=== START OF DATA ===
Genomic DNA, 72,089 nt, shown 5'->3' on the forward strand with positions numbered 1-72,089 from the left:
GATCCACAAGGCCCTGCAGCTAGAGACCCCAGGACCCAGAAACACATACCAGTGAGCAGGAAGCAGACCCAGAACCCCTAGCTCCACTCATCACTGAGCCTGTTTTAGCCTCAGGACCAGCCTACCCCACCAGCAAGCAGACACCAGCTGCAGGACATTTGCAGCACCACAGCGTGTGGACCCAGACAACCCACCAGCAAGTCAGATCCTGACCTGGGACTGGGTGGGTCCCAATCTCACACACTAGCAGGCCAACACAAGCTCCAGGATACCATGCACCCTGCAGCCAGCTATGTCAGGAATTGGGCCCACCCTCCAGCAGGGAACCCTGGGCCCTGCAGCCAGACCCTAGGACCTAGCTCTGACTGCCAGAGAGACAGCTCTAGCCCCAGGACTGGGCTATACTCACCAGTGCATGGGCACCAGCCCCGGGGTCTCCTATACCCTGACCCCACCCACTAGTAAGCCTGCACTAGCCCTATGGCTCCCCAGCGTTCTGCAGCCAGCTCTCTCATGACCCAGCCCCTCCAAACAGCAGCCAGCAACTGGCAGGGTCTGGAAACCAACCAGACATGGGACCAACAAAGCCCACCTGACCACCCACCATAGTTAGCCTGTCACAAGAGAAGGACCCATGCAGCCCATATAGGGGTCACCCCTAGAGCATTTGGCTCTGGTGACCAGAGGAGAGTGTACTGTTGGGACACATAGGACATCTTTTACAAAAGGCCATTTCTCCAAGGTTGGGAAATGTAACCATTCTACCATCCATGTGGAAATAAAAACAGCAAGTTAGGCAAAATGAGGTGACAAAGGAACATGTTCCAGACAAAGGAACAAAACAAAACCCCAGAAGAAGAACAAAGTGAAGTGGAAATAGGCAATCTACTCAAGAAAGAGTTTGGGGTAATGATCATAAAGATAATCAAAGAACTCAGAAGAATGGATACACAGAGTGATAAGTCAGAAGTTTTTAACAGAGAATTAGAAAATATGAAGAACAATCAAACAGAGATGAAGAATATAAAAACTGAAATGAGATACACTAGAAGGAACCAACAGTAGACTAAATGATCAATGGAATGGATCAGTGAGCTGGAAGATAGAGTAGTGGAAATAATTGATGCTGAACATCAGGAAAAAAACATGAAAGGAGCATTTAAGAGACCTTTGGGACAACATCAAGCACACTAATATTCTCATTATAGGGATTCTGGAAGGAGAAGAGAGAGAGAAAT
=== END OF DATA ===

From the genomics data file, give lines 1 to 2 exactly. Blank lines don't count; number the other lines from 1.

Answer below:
Genomic DNA, 72,089 nt, shown 5'->3' on the forward strand with positions numbered 1-72,089 from the left:
GATCCACAAGGCCCTGCAGCTAGAGACCCCAGGACCCAGAAACACATACCAGTGAGCAGGAAGCAGACCCAGAACCCCTAGCTCCACTCATCACTGAGCCTGTTTTAGCCTCAGGACCAGCCTACCCCACCAGCAAGCAGACACCAGCTGCAGGACATTTGCAGCACCACAGCGTGTGGACCCAGACAACCCACCAGCAAGTCAGATCCTGACCTGGGACTGGGTGGGTCCCAATCTCACACACTAGCAGGCCAACACAAGCTCCAGGATACCATGCACCCTGCAGCCAGCTATGTCAGGAATTGGGCCCACCCTCCAGCAGGGAACCCTGGGCCCTGCAGCCAGACCCTAGGACCTAGCTCTGACTGCCAGAGAGACAGCTCTAGCCCCAGGACTGGGCTATACTCACCAGTGCATGGGCACCAGCCCCGGGGTCTCCTATACCCTGACCCCACCCACTAGTAAGCCTGCACTAGCCCTATGGCTCCCCAGCGTTCTGCAGCCAGCTCTCTCATGACCCAGCCCCTCCAAACAGCAGCCAGCAACTGGCAGGGTCTGGAAACCAACCAGACATGGGACCAACAAAGCCCACCTGACCACCCACCATAGTTAGCCTGTCACAAGAGAAGGACCCATGCAGCCCATATAGGGGTCACCCCTAGAGCATTTGGCTCTGGTGACCAGAGGAGAGTGTACTGTTGGGACACATAGGACATCTTTTACAAAAGGCCATTTCTCCAAGGTTGGGAAATGTAACCATTCTACCATCCATGTGGAAATAAAAACAGCAAGTTAGGCAAAATGAGGTGACAAAGGAACATGTTCCAGACAAAGGAACAAAACAAAACCCCAGAAGAAGAACAAAGTGAAGTGGAAATAGGCAATCTACTCAAGAAAGAGTTTGGGGTAATGATCATAAAGATAATCAAAGAACTCAGAAGAATGGATACACAGAGTGATAAGTCAGAAGTTTTTAACAGAGAATTAGAAAATATGAAGAACAATCAAACAGAGATGAAGAATATAAAAACTGAAATGAGATACACTAGAAGGAACCAACAGTAGACTAAATGATCAATGGAATGGATCAGTGAGCTGGAAGATAGAGTAGTGGAAATAATTGATGCTGAACATCAGGAAAAAAACATGAAAGGAGCATTTAAGAGACCTTTGGGACAACATCAAGCACACTAATATTCTCATTATAGGGATTCTGGAAGGAGAAGAGAGAGAGAAAT